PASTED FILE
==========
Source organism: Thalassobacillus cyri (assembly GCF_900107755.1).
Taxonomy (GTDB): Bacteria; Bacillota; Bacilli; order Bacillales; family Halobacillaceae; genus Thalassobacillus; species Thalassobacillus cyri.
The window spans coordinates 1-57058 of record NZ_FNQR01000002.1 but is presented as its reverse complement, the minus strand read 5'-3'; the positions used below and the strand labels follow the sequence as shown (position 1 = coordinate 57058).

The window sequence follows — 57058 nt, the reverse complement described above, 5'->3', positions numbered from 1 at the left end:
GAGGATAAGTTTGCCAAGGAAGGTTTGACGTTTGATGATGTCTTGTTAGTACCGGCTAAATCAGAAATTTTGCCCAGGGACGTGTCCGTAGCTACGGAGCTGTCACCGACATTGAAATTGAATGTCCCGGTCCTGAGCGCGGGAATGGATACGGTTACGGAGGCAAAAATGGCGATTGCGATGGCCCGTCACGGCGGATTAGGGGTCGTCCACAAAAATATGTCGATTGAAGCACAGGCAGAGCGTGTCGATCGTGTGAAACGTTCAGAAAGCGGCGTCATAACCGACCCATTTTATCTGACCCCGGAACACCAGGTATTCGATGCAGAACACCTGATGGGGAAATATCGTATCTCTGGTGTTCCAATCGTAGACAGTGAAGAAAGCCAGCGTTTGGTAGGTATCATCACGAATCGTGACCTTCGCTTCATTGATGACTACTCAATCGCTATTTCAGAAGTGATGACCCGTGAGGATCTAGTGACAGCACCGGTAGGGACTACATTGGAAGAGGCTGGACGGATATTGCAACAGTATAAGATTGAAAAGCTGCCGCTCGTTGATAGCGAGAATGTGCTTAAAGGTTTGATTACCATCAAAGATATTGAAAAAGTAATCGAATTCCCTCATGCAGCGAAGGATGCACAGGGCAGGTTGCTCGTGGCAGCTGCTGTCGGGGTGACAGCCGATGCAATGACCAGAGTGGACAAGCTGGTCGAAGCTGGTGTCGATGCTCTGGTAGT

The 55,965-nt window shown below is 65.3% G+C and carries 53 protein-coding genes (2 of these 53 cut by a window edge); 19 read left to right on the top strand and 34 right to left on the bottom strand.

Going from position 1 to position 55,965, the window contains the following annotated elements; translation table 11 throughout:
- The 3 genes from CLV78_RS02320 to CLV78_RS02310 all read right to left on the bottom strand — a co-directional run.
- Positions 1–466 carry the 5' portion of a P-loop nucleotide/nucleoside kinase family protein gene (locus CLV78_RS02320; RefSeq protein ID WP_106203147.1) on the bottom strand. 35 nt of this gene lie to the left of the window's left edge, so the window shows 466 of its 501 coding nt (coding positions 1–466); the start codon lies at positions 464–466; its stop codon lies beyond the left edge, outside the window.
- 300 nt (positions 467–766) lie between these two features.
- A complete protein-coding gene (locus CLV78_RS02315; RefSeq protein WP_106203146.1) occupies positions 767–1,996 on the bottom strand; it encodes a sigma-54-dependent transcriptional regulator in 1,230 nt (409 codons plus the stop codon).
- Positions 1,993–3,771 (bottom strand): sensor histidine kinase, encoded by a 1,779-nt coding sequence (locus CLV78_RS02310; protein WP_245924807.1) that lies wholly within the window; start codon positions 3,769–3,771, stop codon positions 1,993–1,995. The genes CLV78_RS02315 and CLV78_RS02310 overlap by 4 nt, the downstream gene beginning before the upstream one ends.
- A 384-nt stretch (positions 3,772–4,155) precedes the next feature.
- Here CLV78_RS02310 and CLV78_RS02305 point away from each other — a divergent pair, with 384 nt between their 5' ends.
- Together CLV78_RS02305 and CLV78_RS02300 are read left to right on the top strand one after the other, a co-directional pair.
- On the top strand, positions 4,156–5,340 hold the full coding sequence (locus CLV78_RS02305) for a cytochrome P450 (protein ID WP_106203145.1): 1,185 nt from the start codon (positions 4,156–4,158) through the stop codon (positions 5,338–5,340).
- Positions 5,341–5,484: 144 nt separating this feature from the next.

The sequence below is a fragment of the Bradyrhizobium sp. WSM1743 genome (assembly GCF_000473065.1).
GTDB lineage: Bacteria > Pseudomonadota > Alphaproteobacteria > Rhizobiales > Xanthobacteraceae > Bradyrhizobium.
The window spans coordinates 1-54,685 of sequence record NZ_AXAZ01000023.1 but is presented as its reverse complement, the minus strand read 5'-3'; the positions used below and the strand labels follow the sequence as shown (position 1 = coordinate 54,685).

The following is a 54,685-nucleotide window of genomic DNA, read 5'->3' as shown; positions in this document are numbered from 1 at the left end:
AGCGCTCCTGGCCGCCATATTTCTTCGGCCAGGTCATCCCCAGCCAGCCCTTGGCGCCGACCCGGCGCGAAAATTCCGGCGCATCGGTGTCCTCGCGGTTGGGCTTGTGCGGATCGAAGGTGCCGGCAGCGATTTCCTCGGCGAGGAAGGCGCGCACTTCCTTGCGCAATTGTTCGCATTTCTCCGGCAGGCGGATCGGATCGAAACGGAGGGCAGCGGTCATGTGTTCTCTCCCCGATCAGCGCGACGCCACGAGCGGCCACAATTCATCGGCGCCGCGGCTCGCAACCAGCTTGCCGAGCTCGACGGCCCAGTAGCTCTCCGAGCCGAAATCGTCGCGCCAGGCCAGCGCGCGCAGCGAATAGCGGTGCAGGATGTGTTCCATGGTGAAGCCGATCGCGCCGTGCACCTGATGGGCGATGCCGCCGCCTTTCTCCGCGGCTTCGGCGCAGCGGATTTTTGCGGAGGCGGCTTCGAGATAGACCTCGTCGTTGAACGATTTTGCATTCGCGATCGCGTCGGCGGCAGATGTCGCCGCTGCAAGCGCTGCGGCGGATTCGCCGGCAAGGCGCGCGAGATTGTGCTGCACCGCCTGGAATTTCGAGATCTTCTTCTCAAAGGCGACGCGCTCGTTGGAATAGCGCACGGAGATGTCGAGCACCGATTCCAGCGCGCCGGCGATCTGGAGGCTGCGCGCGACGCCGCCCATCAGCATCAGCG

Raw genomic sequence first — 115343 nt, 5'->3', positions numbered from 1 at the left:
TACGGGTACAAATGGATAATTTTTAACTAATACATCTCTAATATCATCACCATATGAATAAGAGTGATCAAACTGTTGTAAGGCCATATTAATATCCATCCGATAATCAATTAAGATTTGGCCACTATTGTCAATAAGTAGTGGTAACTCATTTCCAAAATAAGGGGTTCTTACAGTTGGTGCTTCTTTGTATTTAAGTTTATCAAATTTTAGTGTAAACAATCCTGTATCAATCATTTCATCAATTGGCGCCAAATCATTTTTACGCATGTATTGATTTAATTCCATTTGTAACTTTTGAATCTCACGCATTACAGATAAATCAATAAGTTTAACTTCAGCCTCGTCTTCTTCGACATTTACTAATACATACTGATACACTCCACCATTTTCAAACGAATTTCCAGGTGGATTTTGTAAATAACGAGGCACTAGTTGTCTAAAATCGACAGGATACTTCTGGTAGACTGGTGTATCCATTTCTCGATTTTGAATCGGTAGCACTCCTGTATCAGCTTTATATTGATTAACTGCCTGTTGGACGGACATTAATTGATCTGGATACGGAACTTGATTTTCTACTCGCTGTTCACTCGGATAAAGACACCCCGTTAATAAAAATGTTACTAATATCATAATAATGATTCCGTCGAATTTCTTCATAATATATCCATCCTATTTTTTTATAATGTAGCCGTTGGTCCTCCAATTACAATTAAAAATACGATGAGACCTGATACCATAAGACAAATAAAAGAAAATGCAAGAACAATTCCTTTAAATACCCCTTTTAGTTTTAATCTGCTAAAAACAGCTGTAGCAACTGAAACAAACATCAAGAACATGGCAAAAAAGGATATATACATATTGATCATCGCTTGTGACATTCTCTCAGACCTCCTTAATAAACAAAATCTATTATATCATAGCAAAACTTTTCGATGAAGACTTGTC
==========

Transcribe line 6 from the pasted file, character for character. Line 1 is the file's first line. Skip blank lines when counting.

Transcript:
The 55,965-nt window shown below is 65.3% G+C and carries 53 protein-coding genes (2 of these 53 cut by a window edge); 19 read left to right on the top strand and 34 right to left on the bottom strand.